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The NES Classic, and the wonderful novelty of ‘dumb’ devices

Gaming needs to stop trying to be so smart all the time

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NES Classic Edition teardown gallery Polygon

One of the best aspects of the NES Classic — the detail that feels the most refreshing — is that you can plug it into the wall or a powered USB port, plug the HDMI cable into your television and everything works. You will be playing games in under 30 seconds.

That’s an advantage no other “smart” gaming console on the market, despite the huge number of connected services and advantages that moniker indicates, can even approach, much less beat.

It’s time to start taking the “dumb” aspect of the NES Classic — and I will admit to disliking those two terms as a way to indicate whether a device is connected to a broader range of services — a bit more seriously.

Why this matters

There are no firmware upgrades to worry about, and in fact no way for firmware updates to be applied even if Nintendo would like to do so. There will never be any more games released for this particular flavor of the NES, and there is only one edition being sold.

It’s one of the rare buying decisions in gaming that is actually simple. Is it worth $59.99 to play these 30 games on hardware that looks and feels like the original thing in most important ways? That’s all you have to worry about. And it seems like the answer for many fans is a whole lot of “yes,” as the lowest price I could find on Amazon from third-party sellers was $206.

What Nintendo may have stumbled upon, even outside of the question of whether the company is throttling supply or actively incompetent as they try to meet it, is that customers who buy systems and games may be starved for simple choices.

My mother asked which VR system a friend should buy for their family, and I was halfway done talking about video cards and the size of their basement before she gave up in despair. I have a feeling that’s going to be a common issue keeping people from investing in the technology, and in some cases, the complexity of the initial purchasing decision is more of a stumbling block than even the high cost of the hardware itself.

And buying is just the first step

The most popular activities on Christmas morning for families who have purchased a new console will be updating firmware for the hardware and downloading patches for the games. That’s assuming the bundle they purchased came with physical games at all, and they’re not stuck downloading an entire game before they have anything to play.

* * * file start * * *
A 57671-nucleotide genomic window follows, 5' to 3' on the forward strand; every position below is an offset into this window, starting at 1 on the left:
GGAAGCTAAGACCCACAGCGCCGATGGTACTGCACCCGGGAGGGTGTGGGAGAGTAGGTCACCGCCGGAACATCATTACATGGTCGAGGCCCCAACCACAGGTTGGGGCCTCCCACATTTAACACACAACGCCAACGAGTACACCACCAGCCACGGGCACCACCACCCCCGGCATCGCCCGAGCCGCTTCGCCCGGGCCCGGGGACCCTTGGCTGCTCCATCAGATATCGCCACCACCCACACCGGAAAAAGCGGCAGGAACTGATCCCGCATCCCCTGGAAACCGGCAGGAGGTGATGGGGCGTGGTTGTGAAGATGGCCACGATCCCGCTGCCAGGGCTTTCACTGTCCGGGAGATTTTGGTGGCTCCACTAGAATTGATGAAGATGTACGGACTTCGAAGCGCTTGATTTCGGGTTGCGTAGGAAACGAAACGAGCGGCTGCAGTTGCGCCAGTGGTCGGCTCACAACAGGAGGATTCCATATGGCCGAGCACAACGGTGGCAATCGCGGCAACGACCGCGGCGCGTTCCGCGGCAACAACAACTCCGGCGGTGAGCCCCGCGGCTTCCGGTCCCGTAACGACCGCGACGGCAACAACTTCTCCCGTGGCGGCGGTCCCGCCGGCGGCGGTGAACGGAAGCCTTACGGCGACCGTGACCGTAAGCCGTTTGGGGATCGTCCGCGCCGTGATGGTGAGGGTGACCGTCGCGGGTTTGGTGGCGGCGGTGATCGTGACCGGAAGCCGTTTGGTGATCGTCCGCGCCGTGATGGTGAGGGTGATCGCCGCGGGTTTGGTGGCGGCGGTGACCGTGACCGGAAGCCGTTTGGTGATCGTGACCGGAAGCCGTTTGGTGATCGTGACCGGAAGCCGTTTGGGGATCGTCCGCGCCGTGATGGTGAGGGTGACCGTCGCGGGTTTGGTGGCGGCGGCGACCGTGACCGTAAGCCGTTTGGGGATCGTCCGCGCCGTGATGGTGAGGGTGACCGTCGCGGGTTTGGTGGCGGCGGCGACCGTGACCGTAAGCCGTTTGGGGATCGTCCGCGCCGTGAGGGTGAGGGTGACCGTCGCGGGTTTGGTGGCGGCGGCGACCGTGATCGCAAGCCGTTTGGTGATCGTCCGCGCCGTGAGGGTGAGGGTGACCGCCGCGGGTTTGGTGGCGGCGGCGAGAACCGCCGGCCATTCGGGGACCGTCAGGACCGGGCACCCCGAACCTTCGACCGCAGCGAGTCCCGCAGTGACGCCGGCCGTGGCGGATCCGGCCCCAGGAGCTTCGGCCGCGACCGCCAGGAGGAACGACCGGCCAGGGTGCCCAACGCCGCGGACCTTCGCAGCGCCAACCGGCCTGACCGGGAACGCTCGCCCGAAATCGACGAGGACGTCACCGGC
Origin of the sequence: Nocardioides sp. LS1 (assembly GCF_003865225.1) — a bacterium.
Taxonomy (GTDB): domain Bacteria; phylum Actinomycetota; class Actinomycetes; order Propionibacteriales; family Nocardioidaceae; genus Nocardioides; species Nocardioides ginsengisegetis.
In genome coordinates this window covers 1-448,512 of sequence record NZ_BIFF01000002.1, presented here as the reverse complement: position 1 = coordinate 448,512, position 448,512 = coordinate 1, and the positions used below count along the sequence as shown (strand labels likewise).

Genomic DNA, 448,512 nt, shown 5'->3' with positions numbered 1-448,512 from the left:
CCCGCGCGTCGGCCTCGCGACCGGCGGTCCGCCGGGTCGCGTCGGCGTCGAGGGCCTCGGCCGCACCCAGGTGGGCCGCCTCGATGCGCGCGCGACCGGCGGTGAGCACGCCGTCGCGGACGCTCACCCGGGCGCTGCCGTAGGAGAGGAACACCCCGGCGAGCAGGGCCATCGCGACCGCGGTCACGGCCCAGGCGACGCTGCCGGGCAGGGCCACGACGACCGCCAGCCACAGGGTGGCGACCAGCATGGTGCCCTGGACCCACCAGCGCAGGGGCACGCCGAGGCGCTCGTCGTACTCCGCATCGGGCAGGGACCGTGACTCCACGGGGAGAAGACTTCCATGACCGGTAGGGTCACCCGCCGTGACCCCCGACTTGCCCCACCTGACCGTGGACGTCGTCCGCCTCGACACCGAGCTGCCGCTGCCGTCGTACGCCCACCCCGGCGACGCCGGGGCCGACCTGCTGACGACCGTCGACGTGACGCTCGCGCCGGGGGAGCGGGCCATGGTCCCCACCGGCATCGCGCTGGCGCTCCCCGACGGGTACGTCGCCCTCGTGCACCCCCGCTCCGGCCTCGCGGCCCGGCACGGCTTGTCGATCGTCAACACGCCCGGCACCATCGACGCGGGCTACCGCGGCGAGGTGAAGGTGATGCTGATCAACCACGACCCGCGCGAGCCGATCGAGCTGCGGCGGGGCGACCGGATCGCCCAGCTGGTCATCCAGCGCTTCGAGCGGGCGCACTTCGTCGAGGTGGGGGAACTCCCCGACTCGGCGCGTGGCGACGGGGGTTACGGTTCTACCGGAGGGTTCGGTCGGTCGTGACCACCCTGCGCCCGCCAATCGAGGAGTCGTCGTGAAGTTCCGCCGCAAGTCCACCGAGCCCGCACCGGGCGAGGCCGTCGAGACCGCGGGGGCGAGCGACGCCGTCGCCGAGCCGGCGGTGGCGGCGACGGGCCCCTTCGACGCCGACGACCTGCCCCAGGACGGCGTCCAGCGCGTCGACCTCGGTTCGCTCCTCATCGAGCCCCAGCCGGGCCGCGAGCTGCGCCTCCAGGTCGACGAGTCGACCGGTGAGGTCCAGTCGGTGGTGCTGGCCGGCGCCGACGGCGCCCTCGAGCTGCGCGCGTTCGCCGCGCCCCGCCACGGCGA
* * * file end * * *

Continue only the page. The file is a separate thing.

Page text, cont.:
It’s likely that Christmas afternoon is going to consist of a series of progress bars for many impatient children and adults.

And even buying a game is a nightmare these days, and I say that as someone who is literally paid money to understand this stuff. I used to go into electronic stores and pick up the NES game I wanted to buy and bring it to the counter, and that was it. You picked your game and you were done.

This is the purchasing decision that greets you when trying to figure out the latest Call of Duty.

Activision via Polygon

OK, that’s not so bad, right? You just pick where you live, and your console and the edition shouldn’t be too complicated, right? So let’s just check and ...

Activision via Polygon

Here’s a secret: No matter what you pick, it will be $20 less in a week and you will feel like an asshole. But your Nana has absolutely no chance inside electronics stores, unless you write out what seem like obsessively specific details about which Call of Duty game you’d like for Christmas.

Everyone is chasing the next upsell, and the arms race to edition complexity and the highest possible maximum price to snag the whales isn’t getting ridiculous; it has been ridiculous for years.

And here’s Nintendo, with the hottest toy for the holidays that only comes in one flavor, that will work on every television with an HDMI input and doesn’t require any additional work or thought out of the box.

It’s one of the few “dumb” devices to gain this level of success in 2016, and I’m tempted to think there’s at least a little causation there. We’re tired of having to make so many decisions and navigate so many updates and options before buying and playing a game on our new system.

The NES Classic removes all of that and replaces it with blessed, blessed simplicity. You also get a cool poster with it.

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